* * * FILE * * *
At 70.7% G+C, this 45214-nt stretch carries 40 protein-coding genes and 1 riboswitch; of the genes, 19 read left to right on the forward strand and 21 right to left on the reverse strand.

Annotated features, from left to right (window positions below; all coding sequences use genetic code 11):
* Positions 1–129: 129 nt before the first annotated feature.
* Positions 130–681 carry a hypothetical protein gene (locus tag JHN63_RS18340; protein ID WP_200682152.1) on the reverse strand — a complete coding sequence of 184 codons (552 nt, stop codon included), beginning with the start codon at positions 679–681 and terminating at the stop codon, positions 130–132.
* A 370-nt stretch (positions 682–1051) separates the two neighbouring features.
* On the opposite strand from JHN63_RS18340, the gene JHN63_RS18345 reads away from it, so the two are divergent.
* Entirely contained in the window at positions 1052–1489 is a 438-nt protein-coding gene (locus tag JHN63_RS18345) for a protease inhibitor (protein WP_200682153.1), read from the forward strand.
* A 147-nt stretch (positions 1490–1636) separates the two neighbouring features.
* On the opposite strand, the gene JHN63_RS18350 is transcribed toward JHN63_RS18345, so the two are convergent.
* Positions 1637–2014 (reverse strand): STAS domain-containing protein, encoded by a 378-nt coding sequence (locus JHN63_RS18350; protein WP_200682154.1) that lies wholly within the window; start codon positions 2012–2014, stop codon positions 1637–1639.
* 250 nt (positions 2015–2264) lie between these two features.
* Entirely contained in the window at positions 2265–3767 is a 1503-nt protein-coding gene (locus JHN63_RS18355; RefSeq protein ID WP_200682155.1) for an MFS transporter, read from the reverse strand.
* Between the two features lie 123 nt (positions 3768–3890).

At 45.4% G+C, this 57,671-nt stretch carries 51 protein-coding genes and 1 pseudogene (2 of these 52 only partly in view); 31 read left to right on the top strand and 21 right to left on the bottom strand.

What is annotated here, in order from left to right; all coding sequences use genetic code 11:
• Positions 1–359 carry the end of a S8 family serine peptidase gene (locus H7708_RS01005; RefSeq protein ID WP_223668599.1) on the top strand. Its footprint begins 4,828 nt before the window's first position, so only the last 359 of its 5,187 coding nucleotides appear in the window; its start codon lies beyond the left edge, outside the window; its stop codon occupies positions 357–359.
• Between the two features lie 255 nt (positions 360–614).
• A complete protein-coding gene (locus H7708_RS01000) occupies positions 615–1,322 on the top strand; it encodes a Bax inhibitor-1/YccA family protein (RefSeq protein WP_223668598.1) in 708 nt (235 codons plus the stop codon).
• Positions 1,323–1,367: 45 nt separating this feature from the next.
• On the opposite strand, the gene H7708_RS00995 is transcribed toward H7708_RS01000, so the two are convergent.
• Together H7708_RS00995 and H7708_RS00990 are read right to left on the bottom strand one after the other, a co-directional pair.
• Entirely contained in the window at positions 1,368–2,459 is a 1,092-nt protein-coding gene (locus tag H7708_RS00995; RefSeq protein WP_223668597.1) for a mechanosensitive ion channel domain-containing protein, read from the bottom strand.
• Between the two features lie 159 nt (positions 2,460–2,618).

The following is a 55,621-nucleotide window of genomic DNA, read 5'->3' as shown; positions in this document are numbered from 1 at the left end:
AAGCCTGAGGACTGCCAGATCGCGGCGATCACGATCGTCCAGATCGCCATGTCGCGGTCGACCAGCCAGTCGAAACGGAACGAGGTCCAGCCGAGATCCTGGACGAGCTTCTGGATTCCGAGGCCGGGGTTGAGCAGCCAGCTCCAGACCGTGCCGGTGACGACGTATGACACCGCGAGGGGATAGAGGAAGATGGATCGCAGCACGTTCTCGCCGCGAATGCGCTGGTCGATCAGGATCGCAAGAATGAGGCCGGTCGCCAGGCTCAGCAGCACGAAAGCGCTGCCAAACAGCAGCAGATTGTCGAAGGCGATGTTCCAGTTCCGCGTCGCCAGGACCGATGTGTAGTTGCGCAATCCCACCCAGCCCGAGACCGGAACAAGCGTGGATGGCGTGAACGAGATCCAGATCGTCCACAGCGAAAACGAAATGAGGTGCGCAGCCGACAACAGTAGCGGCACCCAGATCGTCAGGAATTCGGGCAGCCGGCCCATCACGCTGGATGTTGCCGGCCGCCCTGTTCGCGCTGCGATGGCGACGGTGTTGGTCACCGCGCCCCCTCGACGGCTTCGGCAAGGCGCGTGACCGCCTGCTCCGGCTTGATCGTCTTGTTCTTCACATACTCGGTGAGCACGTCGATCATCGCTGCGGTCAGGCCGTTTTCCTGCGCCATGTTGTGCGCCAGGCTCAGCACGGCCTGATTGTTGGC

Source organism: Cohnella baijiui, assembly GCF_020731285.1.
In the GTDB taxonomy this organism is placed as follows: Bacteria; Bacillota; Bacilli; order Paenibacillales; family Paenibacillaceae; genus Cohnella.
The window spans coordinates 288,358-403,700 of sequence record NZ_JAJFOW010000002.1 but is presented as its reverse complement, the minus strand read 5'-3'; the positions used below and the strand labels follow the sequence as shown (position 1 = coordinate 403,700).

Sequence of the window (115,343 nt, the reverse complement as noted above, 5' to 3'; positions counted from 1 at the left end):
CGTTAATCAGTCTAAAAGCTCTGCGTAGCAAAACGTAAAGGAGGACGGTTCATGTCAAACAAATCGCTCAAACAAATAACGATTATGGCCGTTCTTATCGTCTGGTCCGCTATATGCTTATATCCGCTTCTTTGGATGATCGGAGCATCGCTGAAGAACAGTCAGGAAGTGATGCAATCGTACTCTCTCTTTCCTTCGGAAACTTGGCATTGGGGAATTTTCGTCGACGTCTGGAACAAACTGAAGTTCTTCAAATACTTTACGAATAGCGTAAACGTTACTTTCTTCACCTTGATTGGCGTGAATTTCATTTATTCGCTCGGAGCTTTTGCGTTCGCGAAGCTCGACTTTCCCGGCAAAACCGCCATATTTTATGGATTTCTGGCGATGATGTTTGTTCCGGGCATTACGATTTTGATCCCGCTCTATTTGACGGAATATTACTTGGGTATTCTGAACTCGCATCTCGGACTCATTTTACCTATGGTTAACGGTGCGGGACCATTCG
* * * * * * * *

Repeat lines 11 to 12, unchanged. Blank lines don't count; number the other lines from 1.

* 250 nt (positions 2015–2264) lie between these two features.
* Entirely contained in the window at positions 2265–3767 is a 1503-nt protein-coding gene (locus JHN63_RS18355; RefSeq protein ID WP_200682155.1) for an MFS transporter, read from the reverse strand.